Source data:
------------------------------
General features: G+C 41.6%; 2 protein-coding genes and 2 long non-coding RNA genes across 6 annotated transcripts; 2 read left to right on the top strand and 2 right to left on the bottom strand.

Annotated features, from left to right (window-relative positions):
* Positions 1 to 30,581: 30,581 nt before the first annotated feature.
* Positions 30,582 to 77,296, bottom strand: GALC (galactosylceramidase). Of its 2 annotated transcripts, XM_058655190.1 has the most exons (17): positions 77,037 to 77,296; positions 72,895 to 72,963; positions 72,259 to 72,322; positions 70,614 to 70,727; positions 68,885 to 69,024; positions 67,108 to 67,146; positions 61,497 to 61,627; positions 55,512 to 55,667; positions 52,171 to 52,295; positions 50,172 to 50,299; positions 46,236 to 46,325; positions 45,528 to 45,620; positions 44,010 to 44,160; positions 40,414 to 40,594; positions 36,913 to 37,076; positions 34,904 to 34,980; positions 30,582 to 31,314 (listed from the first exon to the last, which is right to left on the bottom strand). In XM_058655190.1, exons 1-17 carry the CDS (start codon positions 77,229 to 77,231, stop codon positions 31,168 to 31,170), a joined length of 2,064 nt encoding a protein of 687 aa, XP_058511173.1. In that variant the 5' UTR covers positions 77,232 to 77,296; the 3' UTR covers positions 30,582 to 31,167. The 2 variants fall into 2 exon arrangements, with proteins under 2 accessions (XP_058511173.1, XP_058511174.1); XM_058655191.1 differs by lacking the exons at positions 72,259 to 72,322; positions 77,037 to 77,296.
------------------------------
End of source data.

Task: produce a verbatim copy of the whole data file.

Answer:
General features: G+C 41.6%; 2 protein-coding genes and 2 long non-coding RNA genes across 6 annotated transcripts; 2 read left to right on the top strand and 2 right to left on the bottom strand.

Annotated features, from left to right (window-relative positions):
* Positions 1 to 30,581: 30,581 nt before the first annotated feature.
* Positions 30,582 to 77,296, bottom strand: GALC (galactosylceramidase). Of its 2 annotated transcripts, XM_058655190.1 has the most exons (17): positions 77,037 to 77,296; positions 72,895 to 72,963; positions 72,259 to 72,322; positions 70,614 to 70,727; positions 68,885 to 69,024; positions 67,108 to 67,146; positions 61,497 to 61,627; positions 55,512 to 55,667; positions 52,171 to 52,295; positions 50,172 to 50,299; positions 46,236 to 46,325; positions 45,528 to 45,620; positions 44,010 to 44,160; positions 40,414 to 40,594; positions 36,913 to 37,076; positions 34,904 to 34,980; positions 30,582 to 31,314 (listed from the first exon to the last, which is right to left on the bottom strand). In XM_058655190.1, exons 1-17 carry the CDS (start codon positions 77,229 to 77,231, stop codon positions 31,168 to 31,170), a joined length of 2,064 nt encoding a protein of 687 aa, XP_058511173.1. In that variant the 5' UTR covers positions 77,232 to 77,296; the 3' UTR covers positions 30,582 to 31,167. The 2 variants fall into 2 exon arrangements, with proteins under 2 accessions (XP_058511173.1, XP_058511174.1); XM_058655191.1 differs by lacking the exons at positions 72,259 to 72,322; positions 77,037 to 77,296.